Around the same time period as The Dick Cavett Show appearance, Mr. Bowie agreed to have a documentary of his then-current life filmed by Alan Yentob. The project was entitled Cracked Actor, named after the song featured on Mr. Bowie’s 1973 Aladdin Sane album. I tell y’all what…if that wasn’t a fitting title for this movie, I don’t know what was. Throughout the film, we see Mr. Bowie frazzled, coke-addled, and disillusioned with his life as a superstar. Not only that, we get our first clue of Mr. Bowie’s disenchantment with Los Angeles, which is where he was touring when the documentary was filmed (“There’s a feeling of unease here”). For those of you that don’t know, Mr. Bowie hated LA. He once stated that the entire city should be wiped off the map.
Cracked Actor chronicles Mr. Bowie at one of the lowest points of his life. As a matter of fact, there was even a deleted scene where the crew caught Mr. Bowie using cocaine in his dressing room. Needless to say, he was none too happy when he realized the cameras were still rolling in that moment.
So why is this one of my favorite Bowie moments? Firstly, it shows Mr. Bowie in his rawest form. There’s no fluff. The documentary is what Ali from Euphoria would refer to it as, “the real shit.” Secondly, like The Dick Cavett Show appearance, the music was on point, despite Mr. Bowie’s personal life deteriorating. I loved the soul infused performances of “Moonage Daydream” and “Diamond Dogs,” and I’ve always had a soft spot for the live version of “Cracked Actor.” However, my favorite track has to be the version of “Sweet Thing” Mr. Bowie sang during the tour. That was pure perfection. What’s a trip is that although the transitional Halloween Jack/Plastic Soul era was one of the darkest points of Mr. Bowie’s life, it’s also the time period that featured some of his best music.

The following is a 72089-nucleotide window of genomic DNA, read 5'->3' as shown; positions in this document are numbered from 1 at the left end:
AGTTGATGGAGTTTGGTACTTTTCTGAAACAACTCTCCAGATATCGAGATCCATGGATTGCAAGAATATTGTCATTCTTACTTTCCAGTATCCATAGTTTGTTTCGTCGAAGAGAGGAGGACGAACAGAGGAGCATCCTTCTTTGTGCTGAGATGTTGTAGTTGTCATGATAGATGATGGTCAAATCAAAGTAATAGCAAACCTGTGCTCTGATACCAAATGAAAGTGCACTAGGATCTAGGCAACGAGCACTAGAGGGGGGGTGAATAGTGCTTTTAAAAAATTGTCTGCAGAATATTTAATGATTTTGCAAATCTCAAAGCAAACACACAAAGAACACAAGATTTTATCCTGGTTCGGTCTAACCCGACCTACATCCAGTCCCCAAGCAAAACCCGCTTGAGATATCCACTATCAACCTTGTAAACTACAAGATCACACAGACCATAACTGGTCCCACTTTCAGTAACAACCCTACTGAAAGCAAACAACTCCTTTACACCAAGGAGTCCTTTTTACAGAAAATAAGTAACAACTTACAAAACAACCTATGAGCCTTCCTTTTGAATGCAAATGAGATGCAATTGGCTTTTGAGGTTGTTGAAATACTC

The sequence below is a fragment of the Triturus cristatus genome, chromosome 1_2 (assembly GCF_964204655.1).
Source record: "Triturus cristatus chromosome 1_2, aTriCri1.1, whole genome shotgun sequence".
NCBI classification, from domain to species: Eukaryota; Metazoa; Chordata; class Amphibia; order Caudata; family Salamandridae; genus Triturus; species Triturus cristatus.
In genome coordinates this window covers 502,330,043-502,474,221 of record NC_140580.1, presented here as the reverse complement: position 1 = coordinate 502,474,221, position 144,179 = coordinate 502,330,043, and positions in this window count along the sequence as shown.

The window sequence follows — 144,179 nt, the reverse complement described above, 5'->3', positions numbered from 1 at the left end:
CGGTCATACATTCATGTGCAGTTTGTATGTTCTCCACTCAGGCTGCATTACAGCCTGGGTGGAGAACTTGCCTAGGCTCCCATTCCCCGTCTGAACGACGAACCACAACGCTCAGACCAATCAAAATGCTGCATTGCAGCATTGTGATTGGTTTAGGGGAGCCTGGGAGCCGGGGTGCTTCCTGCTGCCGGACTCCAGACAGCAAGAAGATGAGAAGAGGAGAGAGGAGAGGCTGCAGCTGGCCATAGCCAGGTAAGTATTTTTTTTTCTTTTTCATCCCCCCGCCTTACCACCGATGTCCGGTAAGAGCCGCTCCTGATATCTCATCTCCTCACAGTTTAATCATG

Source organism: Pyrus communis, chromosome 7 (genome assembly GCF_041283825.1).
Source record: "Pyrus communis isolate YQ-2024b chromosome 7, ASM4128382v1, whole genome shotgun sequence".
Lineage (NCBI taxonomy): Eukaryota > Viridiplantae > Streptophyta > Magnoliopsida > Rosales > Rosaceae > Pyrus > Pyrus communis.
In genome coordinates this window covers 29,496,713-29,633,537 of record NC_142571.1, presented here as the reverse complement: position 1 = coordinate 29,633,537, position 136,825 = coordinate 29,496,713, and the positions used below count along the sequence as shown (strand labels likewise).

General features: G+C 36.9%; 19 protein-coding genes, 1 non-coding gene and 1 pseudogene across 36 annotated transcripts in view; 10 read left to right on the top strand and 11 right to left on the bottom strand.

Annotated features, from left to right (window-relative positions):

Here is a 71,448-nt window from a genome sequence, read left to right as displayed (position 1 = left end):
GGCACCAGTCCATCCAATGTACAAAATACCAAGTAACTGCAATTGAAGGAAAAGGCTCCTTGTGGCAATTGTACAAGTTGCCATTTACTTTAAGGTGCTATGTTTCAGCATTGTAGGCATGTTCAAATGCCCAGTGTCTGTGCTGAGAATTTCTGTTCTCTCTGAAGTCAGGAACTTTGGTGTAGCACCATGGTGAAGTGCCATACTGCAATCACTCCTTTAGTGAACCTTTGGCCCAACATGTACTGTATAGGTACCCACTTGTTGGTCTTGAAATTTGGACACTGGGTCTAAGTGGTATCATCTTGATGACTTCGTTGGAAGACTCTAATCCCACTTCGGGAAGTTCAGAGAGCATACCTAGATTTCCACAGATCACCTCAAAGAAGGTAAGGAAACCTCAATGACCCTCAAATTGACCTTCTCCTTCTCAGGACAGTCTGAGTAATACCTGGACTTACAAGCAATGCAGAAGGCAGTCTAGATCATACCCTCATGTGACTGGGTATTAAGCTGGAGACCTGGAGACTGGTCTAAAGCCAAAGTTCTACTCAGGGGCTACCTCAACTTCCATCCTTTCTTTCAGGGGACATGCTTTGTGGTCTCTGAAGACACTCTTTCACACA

Another good thing about Cracked Actor is that it caught the attention of filmmaker Nicolas Roeg, who correctly deduced that Mr. Bowie would be great as the lead in the now legendary film, The Man Who Fell to Earth, which is not only my favorite David Bowie flick, but one of my favorite movies, period.
Sir Roland Moorecock!
In the early ’90s, HBO had a hit sitcom entitled Dream On, that detailed the exploits of divorced book editor Martin Tupper (Brian Benben), his ex-wife Judith (Wendie Malick), and teenage son Jeremy (Chris Demetral). Circa 1991, Mr. Bowie guest starred in the season two premiere episode, “The Second Greatest Story Ever Told,” as film director Sir Roland Moorecock. Sir Roland was a character that gave zero fucks, and used his razor sharp tongue to cut down anyone at any time, including children. I remember watching this particular episode when I was about 9 or 10 yrs. old and crackin’ up the entire hour (it was a two-part episode). Mr. Bowie’s comedic timing was perfect, his chemistry with the other actors was strong, and he stole every scene. I hate he didn’t come back for any other episodes, but then again, the one-time appearance makes it even more special.
I never forgot about Mr. Bowie’s guest role on the show, and in the spring of 2009, I was fortunate enough to come across “The Second Greatest Story Ever Told” again. I found it even funnier as a adult (I’m certain that’s due to me understanding all the sex jokes the second time around). Mr. Bowie’s one and only starring vehicle on Dream On remains my favorite episode of the series. Sadly, Dream On is no longer available on any platform today, so I don’t have any clips to feature in the post. I uploaded an entire video with Mr. Bowie’s scenes to YouTube a few years ago, but it was partially blocked. Anyone residing in the United States or Canada is unable to view it. *cough* Use your VPN, y’all! *cough*
The Thin White Duke on Soul Train